The Arizona Republic‘s coverage of an alleged conflict between the Church of Jesus Christ of Latter-day Saints and its efforts to convert Latino Catholics troubles me in a number of ways. But before I get into my criticism, I think it’s worth saying at the top that just covering this issue is an excellent first step. The challenge faced by the reporter is that this is a massive issue that requires a close examination into a number of different areas that are sensitive, conflicting and anything but straightforward.
The article’s main focus and headline is on the proposition that LDS is “conflicted on church’s illegal-migrant growth,” whatever that means. The subhead states that the story is about “Drawing converts vs. upholding the law,” but it is difficult to find in the story where that contradiction is actually present in the facts. In fact, almost the exact opposite seems to be the case, or at least one side of the issue is “quiet” as this portion of the article seems to make clear:
The church has not taken a position on immigration, Andersen said.
“But we feel it is our responsibility to minister to all of God’s children, regardless of (immigration) status,” he said.
Immigration has touched off a “quiet revolution” within the Mormon Church, said Garcia, the Brigham Young professor.
The conflict appears to be more about perceptions as opposed to anything official coming from the church. The main focus is on a state lawmaker who partially bases his opposition to illegal immigration and his efforts to fight it on his church’s theology:
Some state lawmakers, on the other hand, are trying to drive illegal immigrants out of Arizona.
Pearce said his immigration legislation, including the state’s 15-month-old employer-sanctions law, is rooted in the Mormon Church’s 13 Articles of Faith.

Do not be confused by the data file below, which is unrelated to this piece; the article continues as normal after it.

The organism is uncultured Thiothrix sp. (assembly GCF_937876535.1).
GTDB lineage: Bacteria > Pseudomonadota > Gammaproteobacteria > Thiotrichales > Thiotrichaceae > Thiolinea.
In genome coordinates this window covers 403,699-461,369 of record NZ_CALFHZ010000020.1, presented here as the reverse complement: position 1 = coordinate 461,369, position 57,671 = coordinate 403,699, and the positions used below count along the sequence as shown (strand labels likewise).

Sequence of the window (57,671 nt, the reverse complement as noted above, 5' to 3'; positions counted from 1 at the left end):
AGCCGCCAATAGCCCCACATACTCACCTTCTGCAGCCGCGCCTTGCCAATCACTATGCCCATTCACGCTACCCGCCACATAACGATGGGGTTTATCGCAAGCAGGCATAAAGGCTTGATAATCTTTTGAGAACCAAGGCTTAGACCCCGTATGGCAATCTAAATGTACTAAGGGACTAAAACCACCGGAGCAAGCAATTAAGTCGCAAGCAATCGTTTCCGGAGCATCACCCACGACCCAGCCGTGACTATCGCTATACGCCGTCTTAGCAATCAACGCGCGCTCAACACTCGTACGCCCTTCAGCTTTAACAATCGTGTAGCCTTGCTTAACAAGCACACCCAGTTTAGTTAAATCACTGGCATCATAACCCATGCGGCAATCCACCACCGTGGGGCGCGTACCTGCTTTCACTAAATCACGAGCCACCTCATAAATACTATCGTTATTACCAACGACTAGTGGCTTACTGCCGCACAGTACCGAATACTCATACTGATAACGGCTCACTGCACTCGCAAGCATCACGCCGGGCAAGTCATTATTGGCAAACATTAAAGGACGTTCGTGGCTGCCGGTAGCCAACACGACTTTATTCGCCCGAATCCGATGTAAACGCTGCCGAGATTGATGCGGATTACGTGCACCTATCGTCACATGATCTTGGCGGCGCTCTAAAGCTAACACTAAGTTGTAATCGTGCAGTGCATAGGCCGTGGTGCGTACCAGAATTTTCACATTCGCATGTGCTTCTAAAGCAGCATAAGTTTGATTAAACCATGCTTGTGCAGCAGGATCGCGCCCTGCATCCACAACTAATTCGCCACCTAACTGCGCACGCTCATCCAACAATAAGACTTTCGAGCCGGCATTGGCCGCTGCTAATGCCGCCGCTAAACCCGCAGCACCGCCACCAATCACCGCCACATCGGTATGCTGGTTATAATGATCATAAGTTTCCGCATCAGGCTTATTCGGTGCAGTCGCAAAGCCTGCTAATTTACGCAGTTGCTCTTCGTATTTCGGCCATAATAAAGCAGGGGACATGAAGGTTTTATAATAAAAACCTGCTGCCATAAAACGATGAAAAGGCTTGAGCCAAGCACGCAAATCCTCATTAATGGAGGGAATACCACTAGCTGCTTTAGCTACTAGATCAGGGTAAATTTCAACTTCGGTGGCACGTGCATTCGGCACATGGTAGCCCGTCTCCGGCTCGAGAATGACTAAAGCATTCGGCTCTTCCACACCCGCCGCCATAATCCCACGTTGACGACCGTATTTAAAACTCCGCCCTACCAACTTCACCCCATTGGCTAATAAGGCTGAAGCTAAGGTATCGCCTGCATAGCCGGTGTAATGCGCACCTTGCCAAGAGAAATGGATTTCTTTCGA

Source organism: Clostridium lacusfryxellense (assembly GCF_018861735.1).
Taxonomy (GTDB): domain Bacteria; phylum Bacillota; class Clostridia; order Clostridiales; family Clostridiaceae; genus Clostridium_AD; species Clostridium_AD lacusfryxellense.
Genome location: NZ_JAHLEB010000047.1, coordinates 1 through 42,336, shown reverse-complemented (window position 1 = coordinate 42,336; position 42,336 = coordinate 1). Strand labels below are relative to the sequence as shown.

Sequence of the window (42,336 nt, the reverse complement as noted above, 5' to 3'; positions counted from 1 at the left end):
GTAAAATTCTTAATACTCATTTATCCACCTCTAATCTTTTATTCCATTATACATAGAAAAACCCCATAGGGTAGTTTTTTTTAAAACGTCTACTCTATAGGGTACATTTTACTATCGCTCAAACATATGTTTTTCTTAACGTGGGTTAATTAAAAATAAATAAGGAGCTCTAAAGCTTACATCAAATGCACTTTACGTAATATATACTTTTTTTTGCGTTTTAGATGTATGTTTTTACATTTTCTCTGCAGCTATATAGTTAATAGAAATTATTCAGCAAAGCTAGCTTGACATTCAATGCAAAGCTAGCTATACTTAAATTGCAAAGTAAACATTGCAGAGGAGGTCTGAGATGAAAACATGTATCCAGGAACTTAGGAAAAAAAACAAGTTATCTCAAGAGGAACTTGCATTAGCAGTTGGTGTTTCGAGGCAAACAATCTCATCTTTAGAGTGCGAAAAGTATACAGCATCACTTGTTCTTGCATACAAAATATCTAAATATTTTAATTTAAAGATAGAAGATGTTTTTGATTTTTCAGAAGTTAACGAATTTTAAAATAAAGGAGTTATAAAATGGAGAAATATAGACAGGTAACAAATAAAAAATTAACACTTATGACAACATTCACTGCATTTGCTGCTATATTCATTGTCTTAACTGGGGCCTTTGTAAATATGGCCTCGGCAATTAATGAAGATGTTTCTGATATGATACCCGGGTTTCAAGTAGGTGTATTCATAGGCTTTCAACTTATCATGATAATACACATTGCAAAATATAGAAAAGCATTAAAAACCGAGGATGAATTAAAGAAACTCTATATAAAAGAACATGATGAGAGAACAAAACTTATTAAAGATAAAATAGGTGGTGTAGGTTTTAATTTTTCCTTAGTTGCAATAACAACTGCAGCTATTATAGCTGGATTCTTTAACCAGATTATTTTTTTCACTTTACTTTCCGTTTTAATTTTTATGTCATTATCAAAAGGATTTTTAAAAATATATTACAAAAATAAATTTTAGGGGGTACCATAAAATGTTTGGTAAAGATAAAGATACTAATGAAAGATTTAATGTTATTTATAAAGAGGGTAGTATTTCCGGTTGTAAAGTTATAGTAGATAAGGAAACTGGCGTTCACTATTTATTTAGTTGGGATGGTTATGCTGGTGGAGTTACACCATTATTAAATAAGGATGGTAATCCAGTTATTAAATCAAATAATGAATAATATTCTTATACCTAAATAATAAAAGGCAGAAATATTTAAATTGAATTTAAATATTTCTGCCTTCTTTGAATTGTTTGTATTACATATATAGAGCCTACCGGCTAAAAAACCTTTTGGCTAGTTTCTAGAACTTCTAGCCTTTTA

“We believe in laws and the sustaining and obeying of the laws of the land,” Pearce said.
At the same time, Pearce said he is sympathetic toward illegal immigrants.
“I tell you, most of these are good people,” he said. “But you are still taking jobs from Americans, suppressing wages and breaking the law. We can’t tolerate that.”
Still, he doesn’t believe Mormons are undermining his efforts by reaching out to Latinos.
As Pearce states at the end of the above quoted section, converting Catholic Latinos does not necessarily go agains his political goal of driving from Arizona people who have immigrated illegally to the United States. The story focuses more on what academics have to say than actual Latinos who have either converted to LDS to are opposed to the perception that LDS somehow opposes illegal immigration. The article ambiguously states that “[s]ome Mormons] believe anti-illegal immigration policies hurts those families and is against the church’s tenants, but I don’t get a sense of who those people are.
While I know the article focused on the issue of immigration, legal or illegal, I would have liked to see the article address more thoroughly the issue of converting to LDS.
The issue of proselytizing is treated as completely benign. Whether or not the Latino community appreciates the conversion of members of their families is not addressed. In addition, little is said on the fact that when Brigham Young left Illinois for the Western North America, the region he ended up in was part of Mexico and portions of where they settled are still part of Mexico today.
Lastly, the article rightly touched upon the issue of the Mormon church’s tendency to lean towards the conservative branch of the Republican Party and that has resulted in the conflation of both the perceptions and the reality of issues of public policy. If only other news articles were this careful in distinguishing actual church policy with the actually facts on the grounds when it comes to issues of politics and policy and LDS. Unfortunately, I think this article reported accurately the church’s public policy but overplayed the concept that Mormons are stridently divided on immigration policy based on the facts given in the article.
Image of the Church of Jesus Christ of Latter-day Saints membership in North America for year 2007 used under a Creative Commons Attribution-ShareAlike 3.0 License.